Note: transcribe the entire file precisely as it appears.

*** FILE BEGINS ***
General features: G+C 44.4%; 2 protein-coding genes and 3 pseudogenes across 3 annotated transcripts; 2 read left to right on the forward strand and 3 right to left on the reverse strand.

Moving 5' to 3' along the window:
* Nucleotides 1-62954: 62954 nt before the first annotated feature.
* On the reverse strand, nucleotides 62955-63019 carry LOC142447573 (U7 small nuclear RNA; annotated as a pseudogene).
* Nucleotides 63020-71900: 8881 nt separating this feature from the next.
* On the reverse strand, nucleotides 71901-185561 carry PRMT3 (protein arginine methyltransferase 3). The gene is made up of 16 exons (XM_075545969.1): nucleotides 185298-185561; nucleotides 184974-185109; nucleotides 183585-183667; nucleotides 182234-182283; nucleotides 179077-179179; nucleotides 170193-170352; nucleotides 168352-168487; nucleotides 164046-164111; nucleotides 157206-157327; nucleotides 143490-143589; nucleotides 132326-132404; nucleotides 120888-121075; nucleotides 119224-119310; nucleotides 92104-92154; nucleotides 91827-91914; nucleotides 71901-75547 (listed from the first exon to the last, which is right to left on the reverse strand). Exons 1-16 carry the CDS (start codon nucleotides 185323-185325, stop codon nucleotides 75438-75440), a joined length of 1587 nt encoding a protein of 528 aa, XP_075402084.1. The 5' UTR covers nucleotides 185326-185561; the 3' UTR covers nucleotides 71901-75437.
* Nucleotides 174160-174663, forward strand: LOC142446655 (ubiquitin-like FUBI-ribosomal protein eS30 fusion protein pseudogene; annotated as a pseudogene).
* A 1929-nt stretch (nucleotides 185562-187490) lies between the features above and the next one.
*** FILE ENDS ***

General features: G+C 44.4%; 2 protein-coding genes and 3 pseudogenes across 3 annotated transcripts; 2 read left to right on the forward strand and 3 right to left on the reverse strand.

Moving 5' to 3' along the window:
* Nucleotides 1-62954: 62954 nt before the first annotated feature.
* On the reverse strand, nucleotides 62955-63019 carry LOC142447573 (U7 small nuclear RNA; annotated as a pseudogene).
* Nucleotides 63020-71900: 8881 nt separating this feature from the next.
* On the reverse strand, nucleotides 71901-185561 carry PRMT3 (protein arginine methyltransferase 3). The gene is made up of 16 exons (XM_075545969.1): nucleotides 185298-185561; nucleotides 184974-185109; nucleotides 183585-183667; nucleotides 182234-182283; nucleotides 179077-179179; nucleotides 170193-170352; nucleotides 168352-168487; nucleotides 164046-164111; nucleotides 157206-157327; nucleotides 143490-143589; nucleotides 132326-132404; nucleotides 120888-121075; nucleotides 119224-119310; nucleotides 92104-92154; nucleotides 91827-91914; nucleotides 71901-75547 (listed from the first exon to the last, which is right to left on the reverse strand). Exons 1-16 carry the CDS (start codon nucleotides 185323-185325, stop codon nucleotides 75438-75440), a joined length of 1587 nt encoding a protein of 528 aa, XP_075402084.1. The 5' UTR covers nucleotides 185326-185561; the 3' UTR covers nucleotides 71901-75437.
* Nucleotides 174160-174663, forward strand: LOC142446655 (ubiquitin-like FUBI-ribosomal protein eS30 fusion protein pseudogene; annotated as a pseudogene).
* A 1929-nt stretch (nucleotides 185562-187490) lies between the features above and the next one.